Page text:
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Design Through Making

Yomi Ajani

Yomi is a product and interaction designer based in London and Berlin passionate about well crafted user experiences and interactions between humans and technology in physical and digital every day applications. 

With a BA from the University of Arts Berlin and the TAMA Arts University in Tokyo and a history of working on process based iterative design projects he is currently doing his MA in Design Products at the Royal College of Art.


Degree Details

School of Design

Design Through Making

PopUpPrints is an ongoing exploration of the material qualities, geometrical possibilities and range of potential uses of inflatable objects based on the making process.

While traditionally, three dimensional inflatable objects are hand welded in a process similar to manual sewing, this project is based on the innovation of using the up to 300°C hot nozzle of a 3D printer to seal two layers of elastic TPU foil together in specific patterns.

Developing distinct geometries through an iterative design process opened up the possibilities of using this 2D production process to create objects that emerge into 3D shapes when inflated.

To demonstrate the potential and possible precision of this process, a series of hinges and objects with predefined bends and kinks were created. 

Potential applications include the possibility of creating incredibly lightweight 3D structures from flat packed, easy to ship flexible sheets in a matter of seconds, without any tools or equipment by injecting expanding polyurethane foam.

An alternative use is the simplification of moulding and casting methods by using geometries where one of multiple chambers of an object is filled with a curable material in it’s liquid state and the others are then inflated to push and hold the material into the desired three-dimensional shape until it is cured and stable on its own.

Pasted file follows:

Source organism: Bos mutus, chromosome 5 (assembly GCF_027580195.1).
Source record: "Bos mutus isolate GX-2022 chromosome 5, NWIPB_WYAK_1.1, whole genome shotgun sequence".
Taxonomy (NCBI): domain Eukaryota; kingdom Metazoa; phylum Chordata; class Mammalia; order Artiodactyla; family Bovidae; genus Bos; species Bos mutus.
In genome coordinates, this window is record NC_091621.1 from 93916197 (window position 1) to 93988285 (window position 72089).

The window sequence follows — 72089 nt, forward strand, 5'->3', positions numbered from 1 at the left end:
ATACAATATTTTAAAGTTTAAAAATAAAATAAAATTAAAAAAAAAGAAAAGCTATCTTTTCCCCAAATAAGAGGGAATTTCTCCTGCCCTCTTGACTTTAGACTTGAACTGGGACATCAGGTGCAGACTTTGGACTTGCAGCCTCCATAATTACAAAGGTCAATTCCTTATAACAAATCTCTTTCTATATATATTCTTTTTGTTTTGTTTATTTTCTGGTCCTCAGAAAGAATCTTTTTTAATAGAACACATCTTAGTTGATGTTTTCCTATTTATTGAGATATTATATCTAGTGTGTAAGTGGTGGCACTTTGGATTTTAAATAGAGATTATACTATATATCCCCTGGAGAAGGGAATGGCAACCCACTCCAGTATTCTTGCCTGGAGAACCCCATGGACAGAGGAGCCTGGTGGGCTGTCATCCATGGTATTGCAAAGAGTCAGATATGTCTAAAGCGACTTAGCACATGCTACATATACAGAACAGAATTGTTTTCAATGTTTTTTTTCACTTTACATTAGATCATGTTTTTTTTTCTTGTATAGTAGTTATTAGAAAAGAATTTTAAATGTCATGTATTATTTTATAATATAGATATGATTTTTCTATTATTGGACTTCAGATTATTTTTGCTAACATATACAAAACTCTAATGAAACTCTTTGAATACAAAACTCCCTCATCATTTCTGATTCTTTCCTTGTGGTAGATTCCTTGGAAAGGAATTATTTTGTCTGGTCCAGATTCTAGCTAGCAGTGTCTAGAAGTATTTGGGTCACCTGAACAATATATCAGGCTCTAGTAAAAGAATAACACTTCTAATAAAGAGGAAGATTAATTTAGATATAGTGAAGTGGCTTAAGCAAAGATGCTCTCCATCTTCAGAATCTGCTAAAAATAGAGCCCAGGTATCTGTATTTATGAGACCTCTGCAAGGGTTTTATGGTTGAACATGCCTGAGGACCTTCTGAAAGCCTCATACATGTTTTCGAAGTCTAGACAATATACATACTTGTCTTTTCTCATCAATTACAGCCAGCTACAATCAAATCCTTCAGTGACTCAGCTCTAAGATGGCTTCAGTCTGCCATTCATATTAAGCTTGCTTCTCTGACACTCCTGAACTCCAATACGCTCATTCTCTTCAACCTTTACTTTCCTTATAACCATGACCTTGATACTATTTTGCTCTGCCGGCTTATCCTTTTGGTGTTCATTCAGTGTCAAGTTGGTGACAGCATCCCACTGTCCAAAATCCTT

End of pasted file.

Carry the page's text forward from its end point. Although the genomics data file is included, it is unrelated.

tpu, 3d printer, air


small scale, big scale
2D to 3D3D PrintingExperimental ProcessInflatables

The Procrastinator is a machine made of a welded steel frame and a stepper motor and a brass sharpener on a slider, that relentlessly sharpens every pencil you feed it to the point of beautiful destruction. 

Originating form mechanisms of procrastination and the small, unnecessary habits we fall into when trying to distract ourselves from working, the procrastinator explores the ambivalent principle of sharpening pencils. In order to create value in form of a sharp and usable pencil, you have to shave off more and more of the wood, slowly destroying it in the process until it ultimately is not usable anymore. To show and exaggerate both mechanisms, the sharpener, driven by a motor and gravity, pointlessly sharpens the already sharp pencil, turning one after the other into one giant pile of pencil shavings. 


steel, stepper motor, pencil, sharpener


25 cm x 25 cm x 60cm

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